Trump can't stop talking about his "perfect" cognitive test he bragged about passing back in 2020, which he described this way during an interview on Fox in July of that year:
TRUMP: It was 30/35 questions and the last questions are much more difficult. Like the memory question. It is like you will go person, woman, man, camera, tv. So could you repeat that? I said, yeah. person, woman, man, camera, tv. Okay, that is very good.
If you get it in order, you get extra points. Okay, now is asking other questions, other questions. And then, 10 minutes, 15 minutes later, remember the first question, not the first but the tenth question? Give us that again. And you go person, woman, man, camera, tv. If you get it in order, you get extra points. I said nobody gets it in order. It's actually not that easy but for me it was easy. That is not an easy question.
In other words, they ask you, they give you five names and you have to repeat them and that's okay. If you repeat them out of order, it is okay, but you know, not as good. But then when you go back about 20, 25 minutes later and they say go back to that question and they don't tell you this. Go back to that question and repeat them. Can you do it? Can you go person, woman, man, camera, tv....
As we already discussed here, there are no "extra points" on cognitive tests, and those tests are generally "given to people who may be showing signs of dementia, Alzheimer's or those who have suffered brain injury or stroke," so why did anyone feel it was necessary to administer the test to Trump in the first place?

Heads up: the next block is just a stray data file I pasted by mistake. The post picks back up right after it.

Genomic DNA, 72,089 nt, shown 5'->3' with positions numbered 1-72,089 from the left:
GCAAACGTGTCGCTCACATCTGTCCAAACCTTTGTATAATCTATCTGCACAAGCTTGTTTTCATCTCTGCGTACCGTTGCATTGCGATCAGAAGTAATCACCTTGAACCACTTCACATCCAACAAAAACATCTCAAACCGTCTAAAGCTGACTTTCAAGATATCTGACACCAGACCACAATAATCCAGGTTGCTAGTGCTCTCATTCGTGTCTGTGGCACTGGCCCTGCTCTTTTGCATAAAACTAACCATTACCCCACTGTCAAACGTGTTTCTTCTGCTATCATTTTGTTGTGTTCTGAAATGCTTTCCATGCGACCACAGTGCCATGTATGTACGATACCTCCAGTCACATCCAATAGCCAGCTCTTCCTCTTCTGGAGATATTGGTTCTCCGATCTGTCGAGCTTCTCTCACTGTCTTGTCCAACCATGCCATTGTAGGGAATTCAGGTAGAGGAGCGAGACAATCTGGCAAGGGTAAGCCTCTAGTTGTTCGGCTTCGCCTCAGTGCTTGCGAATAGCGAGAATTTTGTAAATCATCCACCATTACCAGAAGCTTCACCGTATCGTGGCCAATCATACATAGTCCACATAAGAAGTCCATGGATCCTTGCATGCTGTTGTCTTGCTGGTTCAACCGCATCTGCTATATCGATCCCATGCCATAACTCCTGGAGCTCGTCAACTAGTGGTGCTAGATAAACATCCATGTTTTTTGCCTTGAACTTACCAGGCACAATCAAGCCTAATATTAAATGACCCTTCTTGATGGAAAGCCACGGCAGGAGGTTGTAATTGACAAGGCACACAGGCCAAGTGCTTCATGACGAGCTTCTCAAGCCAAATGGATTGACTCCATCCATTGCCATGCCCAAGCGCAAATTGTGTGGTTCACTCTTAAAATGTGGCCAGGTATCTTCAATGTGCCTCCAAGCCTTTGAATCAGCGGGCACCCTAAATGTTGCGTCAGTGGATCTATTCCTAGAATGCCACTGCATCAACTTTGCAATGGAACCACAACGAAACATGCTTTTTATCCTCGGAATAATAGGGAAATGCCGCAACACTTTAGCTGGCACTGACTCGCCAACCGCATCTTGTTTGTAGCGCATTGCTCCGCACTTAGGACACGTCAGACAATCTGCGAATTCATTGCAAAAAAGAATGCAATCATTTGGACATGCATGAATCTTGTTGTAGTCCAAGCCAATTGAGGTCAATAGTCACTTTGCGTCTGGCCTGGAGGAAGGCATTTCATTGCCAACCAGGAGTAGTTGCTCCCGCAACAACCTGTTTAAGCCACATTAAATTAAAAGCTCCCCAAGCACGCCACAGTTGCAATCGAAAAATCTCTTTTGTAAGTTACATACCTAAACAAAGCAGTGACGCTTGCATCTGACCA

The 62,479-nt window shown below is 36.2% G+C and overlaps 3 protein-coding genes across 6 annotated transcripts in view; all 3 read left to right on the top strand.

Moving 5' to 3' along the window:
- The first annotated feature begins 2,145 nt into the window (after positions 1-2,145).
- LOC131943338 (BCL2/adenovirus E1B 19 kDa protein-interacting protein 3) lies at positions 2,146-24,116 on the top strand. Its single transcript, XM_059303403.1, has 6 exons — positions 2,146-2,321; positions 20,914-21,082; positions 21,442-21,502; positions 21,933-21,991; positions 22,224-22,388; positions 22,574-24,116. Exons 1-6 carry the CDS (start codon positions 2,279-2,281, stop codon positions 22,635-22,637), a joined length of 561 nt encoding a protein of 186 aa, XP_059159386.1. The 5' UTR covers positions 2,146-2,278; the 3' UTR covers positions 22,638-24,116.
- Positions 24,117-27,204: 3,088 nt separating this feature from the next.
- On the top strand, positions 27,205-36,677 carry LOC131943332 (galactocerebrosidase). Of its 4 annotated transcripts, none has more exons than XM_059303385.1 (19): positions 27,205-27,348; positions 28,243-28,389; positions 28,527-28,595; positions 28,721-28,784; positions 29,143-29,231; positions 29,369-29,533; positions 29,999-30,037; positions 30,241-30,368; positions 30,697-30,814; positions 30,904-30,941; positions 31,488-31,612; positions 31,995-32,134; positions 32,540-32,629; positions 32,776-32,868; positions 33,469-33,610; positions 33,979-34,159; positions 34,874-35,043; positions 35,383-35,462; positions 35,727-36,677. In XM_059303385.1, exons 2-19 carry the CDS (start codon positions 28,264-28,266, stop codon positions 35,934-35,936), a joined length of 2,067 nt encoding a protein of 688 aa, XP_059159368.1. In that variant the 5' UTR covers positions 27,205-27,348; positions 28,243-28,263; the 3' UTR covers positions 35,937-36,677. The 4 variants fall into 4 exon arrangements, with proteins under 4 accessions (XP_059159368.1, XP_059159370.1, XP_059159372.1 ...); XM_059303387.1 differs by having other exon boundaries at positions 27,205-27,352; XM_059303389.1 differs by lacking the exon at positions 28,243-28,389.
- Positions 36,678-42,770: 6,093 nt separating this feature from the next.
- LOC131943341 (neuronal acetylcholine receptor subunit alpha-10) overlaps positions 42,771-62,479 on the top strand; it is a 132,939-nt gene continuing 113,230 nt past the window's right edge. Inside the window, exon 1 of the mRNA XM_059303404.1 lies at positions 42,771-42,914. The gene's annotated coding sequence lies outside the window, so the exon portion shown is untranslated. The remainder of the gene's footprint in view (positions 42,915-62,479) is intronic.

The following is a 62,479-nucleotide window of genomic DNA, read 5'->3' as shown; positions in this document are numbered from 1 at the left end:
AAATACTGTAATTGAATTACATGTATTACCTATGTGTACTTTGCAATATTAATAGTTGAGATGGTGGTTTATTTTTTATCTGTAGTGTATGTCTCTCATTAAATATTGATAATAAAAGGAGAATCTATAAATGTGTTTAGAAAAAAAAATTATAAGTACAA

Trump made the case for why he should be given another one if we're unfortunate enough to have him run again during a rally in Ohio last night:
During a rally in Ohio Saturday night, Trump once again bragged about taking the test, and had a bit of trouble remembering the "five things."
At his rally on Thursday, Trump discussed a cognitive test that was giving to him by Ronnie Jackson, who was then White House doctor and is now a far-right congressman from Texas.
"I said, 'I don't like being called stupid. Is there a test I can take to prove to these radical left maniacs that I'm much smarter than them? Is there a test?' And he said, 'Sir, there is a test. It's called an X test," Trump said at a rally in Ohio.
Trump described it as a test that "gets very tough." It was described differently by The New York Times in 2020.
When Trump got to the point in the story where he brags about remembering the five items, he repeated neither the initial list nor his Ohio rally version.
The rally came one day after Trump told the right-wing Heritage Foundation, "that's a test that even some geniuses in this room will not do that well on. It's not that easy a test."
Trump proceeded to tell the crowd that he thinks it "should be mandatory for president to do that." We couldn't agree more, Donald.